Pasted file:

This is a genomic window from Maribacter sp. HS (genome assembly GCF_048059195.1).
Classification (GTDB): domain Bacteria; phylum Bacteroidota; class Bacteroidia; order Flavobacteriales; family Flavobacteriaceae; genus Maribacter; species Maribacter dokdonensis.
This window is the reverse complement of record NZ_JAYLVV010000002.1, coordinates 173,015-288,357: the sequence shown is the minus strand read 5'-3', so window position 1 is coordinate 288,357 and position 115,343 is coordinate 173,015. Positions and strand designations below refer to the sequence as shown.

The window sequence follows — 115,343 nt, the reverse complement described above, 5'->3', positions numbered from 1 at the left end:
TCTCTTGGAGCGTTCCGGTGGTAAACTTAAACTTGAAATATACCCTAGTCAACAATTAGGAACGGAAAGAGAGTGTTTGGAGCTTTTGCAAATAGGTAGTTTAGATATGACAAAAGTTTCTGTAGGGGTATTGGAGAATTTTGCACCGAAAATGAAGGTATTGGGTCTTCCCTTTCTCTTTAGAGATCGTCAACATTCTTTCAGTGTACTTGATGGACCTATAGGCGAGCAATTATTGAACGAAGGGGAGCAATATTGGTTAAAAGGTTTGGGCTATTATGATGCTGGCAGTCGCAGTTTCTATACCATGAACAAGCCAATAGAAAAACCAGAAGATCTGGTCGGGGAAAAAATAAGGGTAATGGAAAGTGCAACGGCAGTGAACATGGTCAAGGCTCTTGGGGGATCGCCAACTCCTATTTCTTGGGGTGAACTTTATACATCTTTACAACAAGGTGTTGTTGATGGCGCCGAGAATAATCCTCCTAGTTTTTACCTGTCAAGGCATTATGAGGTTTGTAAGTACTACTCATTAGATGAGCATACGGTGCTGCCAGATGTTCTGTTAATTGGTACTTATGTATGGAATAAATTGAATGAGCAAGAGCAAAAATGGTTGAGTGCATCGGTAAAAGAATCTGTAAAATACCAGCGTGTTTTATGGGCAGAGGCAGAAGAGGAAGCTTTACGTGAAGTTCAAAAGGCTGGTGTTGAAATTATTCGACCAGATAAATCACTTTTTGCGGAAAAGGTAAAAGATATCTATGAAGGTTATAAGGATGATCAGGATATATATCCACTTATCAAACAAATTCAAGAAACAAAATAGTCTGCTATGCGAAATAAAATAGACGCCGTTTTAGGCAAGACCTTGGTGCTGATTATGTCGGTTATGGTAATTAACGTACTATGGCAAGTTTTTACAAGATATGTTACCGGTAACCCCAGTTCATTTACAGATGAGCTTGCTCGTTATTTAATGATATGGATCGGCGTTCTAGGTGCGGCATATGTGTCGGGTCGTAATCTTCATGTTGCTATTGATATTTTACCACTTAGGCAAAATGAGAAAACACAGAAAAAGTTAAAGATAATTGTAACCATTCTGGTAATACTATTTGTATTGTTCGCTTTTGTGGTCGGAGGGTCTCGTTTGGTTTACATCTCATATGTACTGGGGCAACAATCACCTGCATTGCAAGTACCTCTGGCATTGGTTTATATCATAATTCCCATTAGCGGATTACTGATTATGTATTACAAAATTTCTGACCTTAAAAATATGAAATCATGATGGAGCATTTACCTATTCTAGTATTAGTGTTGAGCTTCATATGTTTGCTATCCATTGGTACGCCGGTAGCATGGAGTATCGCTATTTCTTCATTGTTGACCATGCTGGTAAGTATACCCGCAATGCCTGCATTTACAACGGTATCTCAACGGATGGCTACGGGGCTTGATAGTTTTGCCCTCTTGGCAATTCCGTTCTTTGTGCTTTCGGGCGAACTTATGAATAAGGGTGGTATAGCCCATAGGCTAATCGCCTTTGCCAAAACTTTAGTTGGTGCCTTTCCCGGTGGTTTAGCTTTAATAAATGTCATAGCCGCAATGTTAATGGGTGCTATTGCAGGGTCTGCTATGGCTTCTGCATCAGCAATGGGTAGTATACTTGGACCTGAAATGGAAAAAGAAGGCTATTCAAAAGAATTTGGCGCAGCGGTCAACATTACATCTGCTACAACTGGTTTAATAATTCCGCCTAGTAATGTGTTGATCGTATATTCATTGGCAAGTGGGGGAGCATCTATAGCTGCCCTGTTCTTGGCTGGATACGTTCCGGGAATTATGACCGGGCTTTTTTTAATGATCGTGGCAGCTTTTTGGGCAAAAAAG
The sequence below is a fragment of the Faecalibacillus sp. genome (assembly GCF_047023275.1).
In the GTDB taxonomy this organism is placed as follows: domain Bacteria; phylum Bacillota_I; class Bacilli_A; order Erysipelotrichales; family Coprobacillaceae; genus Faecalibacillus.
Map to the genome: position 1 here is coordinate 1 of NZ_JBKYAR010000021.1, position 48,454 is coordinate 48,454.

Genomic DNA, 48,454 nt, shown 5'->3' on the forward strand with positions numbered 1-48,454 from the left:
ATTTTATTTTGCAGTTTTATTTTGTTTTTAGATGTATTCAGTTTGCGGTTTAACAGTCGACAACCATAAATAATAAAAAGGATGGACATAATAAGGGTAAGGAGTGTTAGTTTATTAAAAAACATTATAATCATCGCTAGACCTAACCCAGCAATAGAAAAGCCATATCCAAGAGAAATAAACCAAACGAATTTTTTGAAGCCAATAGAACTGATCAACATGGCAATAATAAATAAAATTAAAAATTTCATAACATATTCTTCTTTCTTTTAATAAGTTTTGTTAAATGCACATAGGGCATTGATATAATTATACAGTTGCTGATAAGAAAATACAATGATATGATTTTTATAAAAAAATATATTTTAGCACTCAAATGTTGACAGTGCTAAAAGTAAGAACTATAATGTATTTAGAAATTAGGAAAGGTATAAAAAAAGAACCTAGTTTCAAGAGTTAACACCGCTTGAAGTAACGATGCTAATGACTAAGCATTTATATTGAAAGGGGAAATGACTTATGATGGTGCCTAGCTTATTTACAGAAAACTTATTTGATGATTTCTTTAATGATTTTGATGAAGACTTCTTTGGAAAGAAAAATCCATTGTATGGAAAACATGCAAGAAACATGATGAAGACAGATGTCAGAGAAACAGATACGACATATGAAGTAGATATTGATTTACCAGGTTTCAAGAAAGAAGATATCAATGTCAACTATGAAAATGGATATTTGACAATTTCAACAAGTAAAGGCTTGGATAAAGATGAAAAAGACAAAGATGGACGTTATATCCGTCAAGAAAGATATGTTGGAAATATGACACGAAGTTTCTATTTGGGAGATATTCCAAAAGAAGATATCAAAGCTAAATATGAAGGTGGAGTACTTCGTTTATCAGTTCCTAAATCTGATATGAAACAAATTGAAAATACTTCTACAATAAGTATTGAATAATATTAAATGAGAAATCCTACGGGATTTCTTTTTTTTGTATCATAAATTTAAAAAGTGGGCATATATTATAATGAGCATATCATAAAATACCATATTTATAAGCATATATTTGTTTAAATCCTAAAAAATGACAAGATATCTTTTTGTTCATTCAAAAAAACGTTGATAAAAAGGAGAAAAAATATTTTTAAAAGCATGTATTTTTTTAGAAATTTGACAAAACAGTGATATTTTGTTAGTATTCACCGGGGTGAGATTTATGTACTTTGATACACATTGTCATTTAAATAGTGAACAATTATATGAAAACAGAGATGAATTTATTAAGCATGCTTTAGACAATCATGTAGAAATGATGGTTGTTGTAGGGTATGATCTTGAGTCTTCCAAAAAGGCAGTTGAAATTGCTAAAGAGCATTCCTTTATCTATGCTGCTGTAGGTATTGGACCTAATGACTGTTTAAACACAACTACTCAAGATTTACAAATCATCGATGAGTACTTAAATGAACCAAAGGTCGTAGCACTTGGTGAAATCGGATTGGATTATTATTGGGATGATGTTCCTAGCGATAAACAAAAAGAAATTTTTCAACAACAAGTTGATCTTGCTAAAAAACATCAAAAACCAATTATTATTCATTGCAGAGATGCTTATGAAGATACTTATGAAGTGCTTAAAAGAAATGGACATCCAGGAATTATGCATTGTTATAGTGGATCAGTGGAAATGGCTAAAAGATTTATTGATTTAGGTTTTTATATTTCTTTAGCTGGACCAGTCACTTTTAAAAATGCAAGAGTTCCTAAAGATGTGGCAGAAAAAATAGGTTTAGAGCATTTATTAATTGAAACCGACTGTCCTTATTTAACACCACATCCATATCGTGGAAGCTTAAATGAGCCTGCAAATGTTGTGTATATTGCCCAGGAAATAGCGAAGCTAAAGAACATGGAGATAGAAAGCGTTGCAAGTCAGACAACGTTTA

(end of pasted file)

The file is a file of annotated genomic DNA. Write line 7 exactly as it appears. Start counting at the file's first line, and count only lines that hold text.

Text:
In the GTDB taxonomy this organism is placed as follows: domain Bacteria; phylum Bacillota_I; class Bacilli_A; order Erysipelotrichales; family Coprobacillaceae; genus Faecalibacillus.